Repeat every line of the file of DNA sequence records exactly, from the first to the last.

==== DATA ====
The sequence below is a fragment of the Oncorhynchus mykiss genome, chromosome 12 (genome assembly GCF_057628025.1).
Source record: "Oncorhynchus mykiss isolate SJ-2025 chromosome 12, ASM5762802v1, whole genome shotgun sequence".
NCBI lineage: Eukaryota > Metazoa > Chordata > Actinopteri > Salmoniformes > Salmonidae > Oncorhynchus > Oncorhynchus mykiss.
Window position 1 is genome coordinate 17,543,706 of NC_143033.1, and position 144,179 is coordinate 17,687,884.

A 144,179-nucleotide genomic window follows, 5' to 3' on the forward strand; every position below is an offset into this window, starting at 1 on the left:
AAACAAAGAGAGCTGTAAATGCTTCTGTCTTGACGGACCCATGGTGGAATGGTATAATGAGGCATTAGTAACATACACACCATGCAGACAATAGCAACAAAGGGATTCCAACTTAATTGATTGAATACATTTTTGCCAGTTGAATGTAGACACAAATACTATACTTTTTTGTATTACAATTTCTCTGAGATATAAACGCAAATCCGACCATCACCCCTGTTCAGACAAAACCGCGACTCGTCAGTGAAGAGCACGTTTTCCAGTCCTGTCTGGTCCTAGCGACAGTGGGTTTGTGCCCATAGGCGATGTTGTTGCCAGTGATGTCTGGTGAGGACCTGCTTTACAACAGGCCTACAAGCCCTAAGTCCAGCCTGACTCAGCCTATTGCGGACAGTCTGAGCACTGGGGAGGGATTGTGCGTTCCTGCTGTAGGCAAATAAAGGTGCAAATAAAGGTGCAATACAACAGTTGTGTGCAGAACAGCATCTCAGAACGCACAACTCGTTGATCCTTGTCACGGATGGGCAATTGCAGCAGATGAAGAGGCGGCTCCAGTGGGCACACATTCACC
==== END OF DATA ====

The sequence below is a fragment of the Oncorhynchus mykiss genome, chromosome 12 (genome assembly GCF_057628025.1).
Source record: "Oncorhynchus mykiss isolate SJ-2025 chromosome 12, ASM5762802v1, whole genome shotgun sequence".
NCBI lineage: Eukaryota > Metazoa > Chordata > Actinopteri > Salmoniformes > Salmonidae > Oncorhynchus > Oncorhynchus mykiss.
Window position 1 is genome coordinate 17,543,706 of NC_143033.1, and position 144,179 is coordinate 17,687,884.

A 144,179-nucleotide genomic window follows, 5' to 3' on the forward strand; every position below is an offset into this window, starting at 1 on the left:
AAACAAAGAGAGCTGTAAATGCTTCTGTCTTGACGGACCCATGGTGGAATGGTATAATGAGGCATTAGTAACATACACACCATGCAGACAATAGCAACAAAGGGATTCCAACTTAATTGATTGAATACATTTTTGCCAGTTGAATGTAGACACAAATACTATACTTTTTTGTATTACAATTTCTCTGAGATATAAACGCAAATCCGACCATCACCCCTGTTCAGACAAAACCGCGACTCGTCAGTGAAGAGCACGTTTTCCAGTCCTGTCTGGTCCTAGCGACAGTGGGTTTGTGCCCATAGGCGATGTTGTTGCCAGTGATGTCTGGTGAGGACCTGCTTTACAACAGGCCTACAAGCCCTAAGTCCAGCCTGACTCAGCCTATTGCGGACAGTCTGAGCACTGGGGAGGGATTGTGCGTTCCTGCTGTAGGCAAATAAAGGTGCAAATAAAGGTGCAATACAACAGTTGTGTGCAGAACAGCATCTCAGAACGCACAACTCGTTGATCCTTGTCACGGATGGGCAATTGCAGCAGATGAAGAGGCGGCTCCAGTGGGCACACATTCACC